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Reviewed by:
  • Gregory the Great
  • Carole Straw
Gregory the Great. By John Moorhead. [The Early Church Fathers 14.] (London and New York: Rutledge, Taylor and Francis Group. 2005. Pp. 177.)

This is the fourteenth volume in an important introductory series designed to make available in translation key selections from the writings of the major Fathers of the Early Church. The series already includes excellent editions by distinguished scholars such as Boniface Ramsey, O.P. (on Ambrose), Anthony Meredith, S.J. (on Gregory of Nyssa), and Wendy Mayer and Pauline Allen (on John Chrysostom), who have offered thoughtful and substantial introductions to the Fathers' lives and works along with their translations.

The strength of this edition lies in Moorhead's mellifluous translations, unrivaled in their lyricism and immediacy. He shuns technical terminology about the soul (e.g., compunctio is "remorse"; discretio is "discernment," etc.), instead offering familiar translations that make the text warm and accessible. Moorhead also translates dense passages with a light touch. Gregory uses various parallelisms and equations in his writing—inversions, oppositions, reversals, tanto-quanto correlatives, etc.—that give his prose a mathematical quality bordering on the obsessive. Moorhead succeeds in communicating the intricate structure of such passages gracefully, without losing the reader in a maze of mirrors and sing-song rhythms. Moorhead gives us a Gregory who is humane, sensitive, and simpatico.

Given Moorhead's keen sense of language, it is not surprising that he sees Gregory primarily as the preacher and exegete. His first section, "The Bible," is the most technical and recherché, containing long (and at times complicated) passages on principles of biblical interpretation taken from Gregory's homilies on Ezekiel. In "Sermons to the People," the next section, Moorhead chooses Homiliae xl in Euangelia 2.24 and 2.40 to illustrate that the Bible serves as a means of teaching doctrine, in these cases, the resurrection. Both sermons show the preacher "pitching his message to the audience" (p. 69; cf. pp. 15, 29).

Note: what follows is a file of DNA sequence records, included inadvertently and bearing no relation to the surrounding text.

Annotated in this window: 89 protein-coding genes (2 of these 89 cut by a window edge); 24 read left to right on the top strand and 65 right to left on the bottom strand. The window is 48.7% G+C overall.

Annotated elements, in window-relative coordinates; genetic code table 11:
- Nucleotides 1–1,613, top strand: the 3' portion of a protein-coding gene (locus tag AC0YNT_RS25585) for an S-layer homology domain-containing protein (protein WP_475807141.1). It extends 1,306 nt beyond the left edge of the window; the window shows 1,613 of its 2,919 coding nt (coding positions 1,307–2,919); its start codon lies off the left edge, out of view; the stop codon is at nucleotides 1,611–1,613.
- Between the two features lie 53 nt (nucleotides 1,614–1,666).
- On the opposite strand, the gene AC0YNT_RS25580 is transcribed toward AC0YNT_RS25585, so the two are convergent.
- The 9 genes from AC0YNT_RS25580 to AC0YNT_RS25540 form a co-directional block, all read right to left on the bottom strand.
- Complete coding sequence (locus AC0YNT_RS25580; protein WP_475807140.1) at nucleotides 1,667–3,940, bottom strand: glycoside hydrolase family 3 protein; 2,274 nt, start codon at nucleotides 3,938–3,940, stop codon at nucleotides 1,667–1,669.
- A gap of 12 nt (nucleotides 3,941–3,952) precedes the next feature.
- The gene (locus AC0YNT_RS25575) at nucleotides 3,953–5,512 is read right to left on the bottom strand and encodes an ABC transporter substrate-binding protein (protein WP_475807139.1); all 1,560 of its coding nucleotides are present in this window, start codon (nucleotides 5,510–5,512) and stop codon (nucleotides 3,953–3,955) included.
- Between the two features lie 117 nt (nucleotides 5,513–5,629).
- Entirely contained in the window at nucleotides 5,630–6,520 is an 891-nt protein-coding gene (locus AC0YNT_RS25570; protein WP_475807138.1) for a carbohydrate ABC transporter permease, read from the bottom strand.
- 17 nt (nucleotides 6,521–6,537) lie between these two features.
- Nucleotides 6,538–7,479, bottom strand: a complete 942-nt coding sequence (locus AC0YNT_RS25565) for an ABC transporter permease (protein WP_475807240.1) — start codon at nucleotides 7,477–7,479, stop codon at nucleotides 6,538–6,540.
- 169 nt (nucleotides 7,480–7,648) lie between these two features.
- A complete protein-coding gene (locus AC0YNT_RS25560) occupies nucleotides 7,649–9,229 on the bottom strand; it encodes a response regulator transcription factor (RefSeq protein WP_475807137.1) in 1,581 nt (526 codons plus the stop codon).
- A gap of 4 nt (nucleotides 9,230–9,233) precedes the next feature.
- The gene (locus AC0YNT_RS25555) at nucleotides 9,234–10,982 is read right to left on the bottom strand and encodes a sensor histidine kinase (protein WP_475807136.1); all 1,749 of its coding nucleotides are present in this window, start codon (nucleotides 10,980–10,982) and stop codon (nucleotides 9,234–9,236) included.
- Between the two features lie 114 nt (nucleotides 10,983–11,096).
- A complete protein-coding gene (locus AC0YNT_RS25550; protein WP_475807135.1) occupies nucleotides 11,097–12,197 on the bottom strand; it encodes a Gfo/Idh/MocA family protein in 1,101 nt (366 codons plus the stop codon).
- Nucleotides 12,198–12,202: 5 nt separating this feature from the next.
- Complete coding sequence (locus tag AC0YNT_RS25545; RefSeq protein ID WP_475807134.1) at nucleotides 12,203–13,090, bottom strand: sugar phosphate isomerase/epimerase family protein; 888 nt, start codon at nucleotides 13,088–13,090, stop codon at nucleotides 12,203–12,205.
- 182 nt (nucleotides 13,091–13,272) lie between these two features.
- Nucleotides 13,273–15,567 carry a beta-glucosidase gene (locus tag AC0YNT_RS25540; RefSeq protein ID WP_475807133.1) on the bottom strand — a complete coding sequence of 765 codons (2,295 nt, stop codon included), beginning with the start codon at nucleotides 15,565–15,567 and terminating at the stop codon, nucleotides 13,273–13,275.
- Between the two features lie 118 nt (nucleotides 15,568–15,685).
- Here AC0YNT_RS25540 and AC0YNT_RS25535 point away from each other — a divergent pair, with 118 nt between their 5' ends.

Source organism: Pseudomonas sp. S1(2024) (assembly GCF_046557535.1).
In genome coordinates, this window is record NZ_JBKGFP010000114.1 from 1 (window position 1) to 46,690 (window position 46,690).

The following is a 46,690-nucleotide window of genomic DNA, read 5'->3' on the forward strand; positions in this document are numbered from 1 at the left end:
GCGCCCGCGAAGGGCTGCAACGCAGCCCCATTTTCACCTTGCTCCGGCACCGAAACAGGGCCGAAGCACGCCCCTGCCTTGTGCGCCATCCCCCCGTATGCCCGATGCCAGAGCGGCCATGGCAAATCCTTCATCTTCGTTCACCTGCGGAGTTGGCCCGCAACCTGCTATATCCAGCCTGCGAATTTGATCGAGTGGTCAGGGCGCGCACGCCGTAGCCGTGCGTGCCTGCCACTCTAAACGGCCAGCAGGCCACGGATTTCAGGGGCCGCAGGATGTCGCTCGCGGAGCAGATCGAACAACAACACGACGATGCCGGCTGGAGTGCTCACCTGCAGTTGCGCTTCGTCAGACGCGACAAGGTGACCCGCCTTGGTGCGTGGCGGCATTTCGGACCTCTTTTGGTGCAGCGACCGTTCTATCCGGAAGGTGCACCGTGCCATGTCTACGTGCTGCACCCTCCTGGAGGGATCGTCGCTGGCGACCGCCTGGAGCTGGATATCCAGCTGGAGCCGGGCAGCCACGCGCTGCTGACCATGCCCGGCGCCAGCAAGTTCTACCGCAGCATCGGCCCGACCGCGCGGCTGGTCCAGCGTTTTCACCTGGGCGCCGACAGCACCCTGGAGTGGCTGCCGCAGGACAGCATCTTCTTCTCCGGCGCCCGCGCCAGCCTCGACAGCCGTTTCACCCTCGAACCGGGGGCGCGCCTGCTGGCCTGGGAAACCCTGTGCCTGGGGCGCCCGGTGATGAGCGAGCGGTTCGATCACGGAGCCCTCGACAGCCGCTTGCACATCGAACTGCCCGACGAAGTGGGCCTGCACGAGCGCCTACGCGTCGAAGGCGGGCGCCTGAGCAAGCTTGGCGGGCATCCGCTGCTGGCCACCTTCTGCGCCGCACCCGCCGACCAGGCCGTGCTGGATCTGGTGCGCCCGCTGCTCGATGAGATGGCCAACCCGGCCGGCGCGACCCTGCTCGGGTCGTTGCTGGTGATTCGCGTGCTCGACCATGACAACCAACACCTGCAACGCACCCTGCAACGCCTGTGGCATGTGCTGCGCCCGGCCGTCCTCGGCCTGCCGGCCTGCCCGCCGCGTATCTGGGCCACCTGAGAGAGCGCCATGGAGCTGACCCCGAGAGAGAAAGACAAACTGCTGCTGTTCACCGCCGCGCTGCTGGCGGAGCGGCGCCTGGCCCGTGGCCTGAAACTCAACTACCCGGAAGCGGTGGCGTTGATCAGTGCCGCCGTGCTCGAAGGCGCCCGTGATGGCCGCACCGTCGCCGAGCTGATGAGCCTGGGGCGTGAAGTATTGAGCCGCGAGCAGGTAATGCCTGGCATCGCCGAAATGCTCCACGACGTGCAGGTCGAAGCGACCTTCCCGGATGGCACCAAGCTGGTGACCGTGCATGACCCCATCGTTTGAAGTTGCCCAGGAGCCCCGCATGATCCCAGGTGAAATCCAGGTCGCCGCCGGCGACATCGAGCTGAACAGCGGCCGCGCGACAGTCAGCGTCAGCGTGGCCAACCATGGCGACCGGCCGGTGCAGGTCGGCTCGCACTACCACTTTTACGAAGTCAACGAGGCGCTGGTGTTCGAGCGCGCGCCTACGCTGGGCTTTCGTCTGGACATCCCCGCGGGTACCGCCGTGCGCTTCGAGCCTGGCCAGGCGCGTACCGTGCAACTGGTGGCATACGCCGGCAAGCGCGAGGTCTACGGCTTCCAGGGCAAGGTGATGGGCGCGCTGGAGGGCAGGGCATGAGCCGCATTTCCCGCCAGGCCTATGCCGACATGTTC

Moorhead credits Gregory with being a keen psychologist; and the next chapter, "Human Types," begins with Moralia 7.28.34–35, on sin, followed by Pastoral Care 3.2–4.1, where preachers offer various rebukes, determined by whether the sinner is young or old, poor or rich, happy or sad, servant or master, [End Page 273] arrogant or timid, male or female. This passage stands by itself, requiring no special understanding of Gregory to be comprehensible. In being immediately accessible, it may be the most useful selection in the book. In his final section, "Morals on Job," Moorhead translates some very interesting passages from the end of the Moralia, which show Gregory's "understanding of the human condition, the ways he understood the Bible, and the moralizing bent of his thinking" (p. 129).

Although Moorhead recognizes Gregory's active side as ruler and administrator, he does not broach Gregory's letters, explaining that the difference between Gregory's personal letters and the form letters of his notaries is difficult to discern. Moorhead also omits Gregory's Dialogues, perhaps because the most famous book of the Dialogues (on St. Benedict) is readily available in translation. These are understandable choices, but it is unfortunate that Moorhead does not follow other editors in the series and provide introductions to his various selections. (Instead, he supplies a few prefatory sentences.) In other editions, these introductions are invaluable, guiding the reader to appreciate more fully the significance of the selections. With Gregory, such introductions might draw the reader's attention to important imagery and ideas (such as God's disciplinary beatings [flagella dei], or Rachel and Leah as symbols of contemplative and active lives). One might trace connections (such as how the Church, like Christ, triumphs through suffering), as well as explain the significance of characteristic themes (such as Gregory's insistence that the powerful be inwardly humble, or his conviction that penance must be supererogatory). In letting the passages speak for themselves, Moorhead misses the opportunity to illuminate Gregory's thought.

While Moorhead's superb translations are a fine contribution to the series, to gain footing in Gregorian studies, readers will be best served by including additional resources. Given its comprehensiveness, Robert Gillet's...


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